Rapper Sturk draws inspiration from his brother and hometown

Rapper Sturk draws inspiration from his brother and hometown
Rapper, Sturk, performing at Twister Fest in Chickasha, June 18, 2016.

With the powerful influence of his brother guiding him, Oklahoma rapper Sturk now seeks to return lyricism to the forefront of the genre.

He commemorates this through his album Chickasha, which he independently released this summer.

“I named the album Chickasha so that people can see that there is talent here and also to show the city that they can live their dreams even in a small town,” he said.

Born in Chickasha, Sturk moved to Lawton at an early age. However, that wouldn’t be the end the city’s mark on the rapper.

His older brother, who also grew up in the city, often visited him in Lawton.

Along with his brother came his brother’s music collection.

The two loved music and soon began trying it out for themselves.

“Hearing my older brother rap made me want to rap,” he said. “I would record myself rapping in my stereo, rapping over Tupac Shakur songs. I was probably 13 years old,” Sturk said.

He also listed Jay Z, Michael Jackson, Nas and Mariah Carey as artists who inspired him to take music seriously.

After returning to Chickasha years later, Sturk went to work in the studio, mostly by himself.

“I have to work alone in the studio in order to avoid being influenced,” he said. “Rap music is very trendy in its current state; everyone sounds like the next person, so I try to avoid that by working alone.”

The rapper is very self-motivated in his music and in his daily life.

“I live my life on a schedule, so it’s very easy to balance music with life,” he said. “I cut out a lot of things, including watching a lot of TV and hanging out, because it was needed in order to do what I need to do in my waking hours. I tell people all the time, ‘If you want to get the most out of your day, make a weekly schedule with a time to start and stop your daily activities.’”

Sturk performs across the state at festivals, colleges and even churches.

He said at this point, a live stage feels like home.

“If I had to describe the feeling, the closest thing that I can think of is the feeling people get when they’ve found the person they want to spend the rest of their lives with,” Sturk said.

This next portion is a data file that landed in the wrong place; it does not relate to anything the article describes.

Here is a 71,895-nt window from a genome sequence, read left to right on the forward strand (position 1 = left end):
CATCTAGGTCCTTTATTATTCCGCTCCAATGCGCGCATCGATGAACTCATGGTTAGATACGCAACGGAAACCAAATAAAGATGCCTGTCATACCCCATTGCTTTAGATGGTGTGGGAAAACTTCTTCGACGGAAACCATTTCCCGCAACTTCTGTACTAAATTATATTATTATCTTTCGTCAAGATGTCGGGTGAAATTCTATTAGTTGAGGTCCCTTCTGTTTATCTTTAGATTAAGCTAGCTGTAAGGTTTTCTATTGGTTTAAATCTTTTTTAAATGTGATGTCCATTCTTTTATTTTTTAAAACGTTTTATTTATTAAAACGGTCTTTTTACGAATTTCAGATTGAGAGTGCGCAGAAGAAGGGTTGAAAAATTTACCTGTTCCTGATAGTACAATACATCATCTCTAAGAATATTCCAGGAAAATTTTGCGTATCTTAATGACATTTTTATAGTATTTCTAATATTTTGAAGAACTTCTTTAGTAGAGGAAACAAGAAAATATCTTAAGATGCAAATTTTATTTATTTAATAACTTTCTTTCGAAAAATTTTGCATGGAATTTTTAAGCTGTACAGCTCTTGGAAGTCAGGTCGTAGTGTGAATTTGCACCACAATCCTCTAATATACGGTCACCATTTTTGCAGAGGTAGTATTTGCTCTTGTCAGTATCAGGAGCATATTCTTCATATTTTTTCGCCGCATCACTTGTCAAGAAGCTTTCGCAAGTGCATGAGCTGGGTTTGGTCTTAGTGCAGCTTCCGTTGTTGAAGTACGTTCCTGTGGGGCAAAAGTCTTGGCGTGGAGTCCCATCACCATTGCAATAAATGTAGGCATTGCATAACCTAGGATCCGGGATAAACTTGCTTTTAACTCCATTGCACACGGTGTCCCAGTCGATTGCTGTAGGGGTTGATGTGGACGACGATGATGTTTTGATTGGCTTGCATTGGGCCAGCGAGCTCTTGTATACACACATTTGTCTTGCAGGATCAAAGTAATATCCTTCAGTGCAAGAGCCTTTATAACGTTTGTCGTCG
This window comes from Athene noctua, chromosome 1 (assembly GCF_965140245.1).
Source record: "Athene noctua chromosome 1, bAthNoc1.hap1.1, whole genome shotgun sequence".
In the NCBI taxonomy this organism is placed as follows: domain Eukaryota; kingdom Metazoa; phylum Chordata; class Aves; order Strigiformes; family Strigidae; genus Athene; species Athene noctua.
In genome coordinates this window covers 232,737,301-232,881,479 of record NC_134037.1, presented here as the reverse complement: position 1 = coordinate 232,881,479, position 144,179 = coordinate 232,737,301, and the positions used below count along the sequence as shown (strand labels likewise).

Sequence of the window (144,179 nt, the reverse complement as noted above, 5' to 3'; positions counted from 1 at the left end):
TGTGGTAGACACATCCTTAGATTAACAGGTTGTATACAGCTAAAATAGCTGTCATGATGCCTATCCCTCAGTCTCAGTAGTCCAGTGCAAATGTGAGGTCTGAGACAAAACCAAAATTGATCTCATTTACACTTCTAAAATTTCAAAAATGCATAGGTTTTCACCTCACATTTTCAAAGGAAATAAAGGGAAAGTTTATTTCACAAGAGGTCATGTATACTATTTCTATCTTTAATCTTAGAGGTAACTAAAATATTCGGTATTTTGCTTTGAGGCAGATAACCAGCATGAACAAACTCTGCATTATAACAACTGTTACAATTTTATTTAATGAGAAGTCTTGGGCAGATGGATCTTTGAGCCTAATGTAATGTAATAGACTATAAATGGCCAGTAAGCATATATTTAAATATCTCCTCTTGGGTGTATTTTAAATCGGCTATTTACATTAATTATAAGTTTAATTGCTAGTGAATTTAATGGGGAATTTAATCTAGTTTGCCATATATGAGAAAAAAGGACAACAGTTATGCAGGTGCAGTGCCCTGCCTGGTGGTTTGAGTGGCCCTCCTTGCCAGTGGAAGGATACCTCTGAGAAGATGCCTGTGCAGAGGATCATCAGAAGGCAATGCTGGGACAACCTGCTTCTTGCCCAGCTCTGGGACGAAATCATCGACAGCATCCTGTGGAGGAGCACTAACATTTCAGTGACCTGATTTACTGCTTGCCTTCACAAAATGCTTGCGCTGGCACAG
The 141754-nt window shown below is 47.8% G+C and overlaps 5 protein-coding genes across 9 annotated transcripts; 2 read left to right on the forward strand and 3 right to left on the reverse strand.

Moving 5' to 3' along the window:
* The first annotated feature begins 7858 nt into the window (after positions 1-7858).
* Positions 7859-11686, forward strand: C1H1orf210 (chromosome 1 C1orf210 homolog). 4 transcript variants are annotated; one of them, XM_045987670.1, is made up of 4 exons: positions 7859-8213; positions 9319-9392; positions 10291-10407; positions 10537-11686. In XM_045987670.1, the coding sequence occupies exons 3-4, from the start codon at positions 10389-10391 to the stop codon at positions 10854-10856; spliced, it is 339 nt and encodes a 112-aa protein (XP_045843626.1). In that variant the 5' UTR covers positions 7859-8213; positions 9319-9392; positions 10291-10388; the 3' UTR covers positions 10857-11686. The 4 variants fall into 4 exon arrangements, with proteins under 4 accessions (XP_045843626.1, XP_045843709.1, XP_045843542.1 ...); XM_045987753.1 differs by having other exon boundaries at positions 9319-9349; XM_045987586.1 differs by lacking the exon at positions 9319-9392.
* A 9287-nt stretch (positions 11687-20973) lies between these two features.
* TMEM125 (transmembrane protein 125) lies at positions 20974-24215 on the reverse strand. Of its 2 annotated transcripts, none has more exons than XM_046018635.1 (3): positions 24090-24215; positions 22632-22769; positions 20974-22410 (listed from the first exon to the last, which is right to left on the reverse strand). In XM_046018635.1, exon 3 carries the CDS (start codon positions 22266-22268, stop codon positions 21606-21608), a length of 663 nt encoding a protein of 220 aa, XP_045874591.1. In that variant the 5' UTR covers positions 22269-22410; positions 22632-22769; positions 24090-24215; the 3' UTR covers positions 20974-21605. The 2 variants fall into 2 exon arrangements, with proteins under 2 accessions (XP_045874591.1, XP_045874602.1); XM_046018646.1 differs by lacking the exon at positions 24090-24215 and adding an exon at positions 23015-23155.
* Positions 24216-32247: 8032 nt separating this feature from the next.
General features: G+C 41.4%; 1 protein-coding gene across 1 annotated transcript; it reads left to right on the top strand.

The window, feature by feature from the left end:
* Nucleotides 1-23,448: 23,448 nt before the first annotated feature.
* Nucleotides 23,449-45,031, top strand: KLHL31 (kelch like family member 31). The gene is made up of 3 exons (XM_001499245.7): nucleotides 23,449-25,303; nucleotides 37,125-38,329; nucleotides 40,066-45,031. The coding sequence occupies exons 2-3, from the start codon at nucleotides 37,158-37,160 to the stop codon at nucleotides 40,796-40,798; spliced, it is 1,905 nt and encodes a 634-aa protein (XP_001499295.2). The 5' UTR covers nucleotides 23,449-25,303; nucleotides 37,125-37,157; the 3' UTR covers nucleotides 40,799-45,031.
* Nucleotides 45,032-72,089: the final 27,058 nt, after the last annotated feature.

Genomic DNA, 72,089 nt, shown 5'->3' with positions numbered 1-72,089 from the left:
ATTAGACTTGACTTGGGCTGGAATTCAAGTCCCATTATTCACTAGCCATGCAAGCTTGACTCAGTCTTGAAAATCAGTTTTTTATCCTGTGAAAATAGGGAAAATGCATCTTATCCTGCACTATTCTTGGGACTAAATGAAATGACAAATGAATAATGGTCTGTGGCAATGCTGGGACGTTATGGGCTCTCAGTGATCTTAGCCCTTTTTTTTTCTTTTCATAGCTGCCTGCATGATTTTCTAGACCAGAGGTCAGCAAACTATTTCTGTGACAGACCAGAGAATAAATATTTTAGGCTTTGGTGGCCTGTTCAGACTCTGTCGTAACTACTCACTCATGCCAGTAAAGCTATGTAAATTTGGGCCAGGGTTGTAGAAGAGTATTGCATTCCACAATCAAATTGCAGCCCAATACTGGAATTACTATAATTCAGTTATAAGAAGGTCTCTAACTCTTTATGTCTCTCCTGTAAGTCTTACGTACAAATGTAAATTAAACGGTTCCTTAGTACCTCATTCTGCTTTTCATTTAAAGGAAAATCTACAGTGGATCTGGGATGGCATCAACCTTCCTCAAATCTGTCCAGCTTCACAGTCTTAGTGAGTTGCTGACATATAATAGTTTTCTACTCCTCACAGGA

In a state that is often seen as a challenging scene for hip-hop artists, Sturk said he’s living his dream. He said the difficulty level differs from artist to artist because each wants to accomplish different things.

He makes music for people who don’t have a voice and are trying to better themselves. He said his concept of success is more personal than it might be for other people and can be achieved just about anyplace.

“I’ve gotten feedback from people who tell me that I inspire them to live their dreams … from a girl who told me that one of my songs helped her figure out a relationship problem,” he explained. “It’s not difficult for me at all [being an Oklahoma-based rapper] because I’m chasing people more than I am fame.”

His communications degree and dexterity with media platforms like YouTube, Spotify, iTunes and Google Play definitely help, though.

The musician also works to reach people through Young World, a volunteer group he created in Chickasha that helps young adults within the community. He said its mission is to “activate and unify young adults through volunteering and live events inside the community.”

For more information on volunteer opportunities with Young World, visit youngworld405.com.

Find music and learn more at sturkmusic.com.

Print headline: Blood vision, Sturk’s passion for creating meaningful hip-hop grew out of the influence of his older brother.

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